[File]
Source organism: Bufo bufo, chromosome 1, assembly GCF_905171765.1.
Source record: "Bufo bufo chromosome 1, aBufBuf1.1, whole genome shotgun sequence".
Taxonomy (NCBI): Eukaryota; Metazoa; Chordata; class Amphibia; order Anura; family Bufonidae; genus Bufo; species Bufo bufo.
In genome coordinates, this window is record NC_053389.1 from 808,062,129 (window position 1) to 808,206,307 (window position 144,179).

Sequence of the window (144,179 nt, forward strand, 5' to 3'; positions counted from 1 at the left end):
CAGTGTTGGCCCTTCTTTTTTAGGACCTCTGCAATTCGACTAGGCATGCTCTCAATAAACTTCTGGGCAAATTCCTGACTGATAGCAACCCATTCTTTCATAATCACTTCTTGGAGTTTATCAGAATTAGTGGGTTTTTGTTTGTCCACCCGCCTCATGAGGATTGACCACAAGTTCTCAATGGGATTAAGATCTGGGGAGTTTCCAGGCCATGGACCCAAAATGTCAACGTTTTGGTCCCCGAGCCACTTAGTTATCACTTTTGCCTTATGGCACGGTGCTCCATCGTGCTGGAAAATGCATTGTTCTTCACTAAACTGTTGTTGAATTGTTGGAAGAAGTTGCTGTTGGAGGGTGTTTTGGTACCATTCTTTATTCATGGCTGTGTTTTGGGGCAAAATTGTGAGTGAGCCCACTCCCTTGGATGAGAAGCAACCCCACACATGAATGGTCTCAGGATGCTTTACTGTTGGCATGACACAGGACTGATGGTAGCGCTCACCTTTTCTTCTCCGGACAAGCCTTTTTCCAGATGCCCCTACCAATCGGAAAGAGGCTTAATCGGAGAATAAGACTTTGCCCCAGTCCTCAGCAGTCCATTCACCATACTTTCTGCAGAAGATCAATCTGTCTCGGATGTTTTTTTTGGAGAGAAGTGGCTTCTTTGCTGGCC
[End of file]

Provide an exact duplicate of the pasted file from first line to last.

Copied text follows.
Source organism: Bufo bufo, chromosome 1, assembly GCF_905171765.1.
Source record: "Bufo bufo chromosome 1, aBufBuf1.1, whole genome shotgun sequence".
Taxonomy (NCBI): Eukaryota; Metazoa; Chordata; class Amphibia; order Anura; family Bufonidae; genus Bufo; species Bufo bufo.
In genome coordinates, this window is record NC_053389.1 from 808,062,129 (window position 1) to 808,206,307 (window position 144,179).

Sequence of the window (144,179 nt, forward strand, 5' to 3'; positions counted from 1 at the left end):
CAGTGTTGGCCCTTCTTTTTTAGGACCTCTGCAATTCGACTAGGCATGCTCTCAATAAACTTCTGGGCAAATTCCTGACTGATAGCAACCCATTCTTTCATAATCACTTCTTGGAGTTTATCAGAATTAGTGGGTTTTTGTTTGTCCACCCGCCTCATGAGGATTGACCACAAGTTCTCAATGGGATTAAGATCTGGGGAGTTTCCAGGCCATGGACCCAAAATGTCAACGTTTTGGTCCCCGAGCCACTTAGTTATCACTTTTGCCTTATGGCACGGTGCTCCATCGTGCTGGAAAATGCATTGTTCTTCACTAAACTGTTGTTGAATTGTTGGAAGAAGTTGCTGTTGGAGGGTGTTTTGGTACCATTCTTTATTCATGGCTGTGTTTTGGGGCAAAATTGTGAGTGAGCCCACTCCCTTGGATGAGAAGCAACCCCACACATGAATGGTCTCAGGATGCTTTACTGTTGGCATGACACAGGACTGATGGTAGCGCTCACCTTTTCTTCTCCGGACAAGCCTTTTTCCAGATGCCCCTACCAATCGGAAAGAGGCTTAATCGGAGAATAAGACTTTGCCCCAGTCCTCAGCAGTCCATTCACCATACTTTCTGCAGAAGATCAATCTGTCTCGGATGTTTTTTTTGGAGAGAAGTGGCTTCTTTGCTGGCC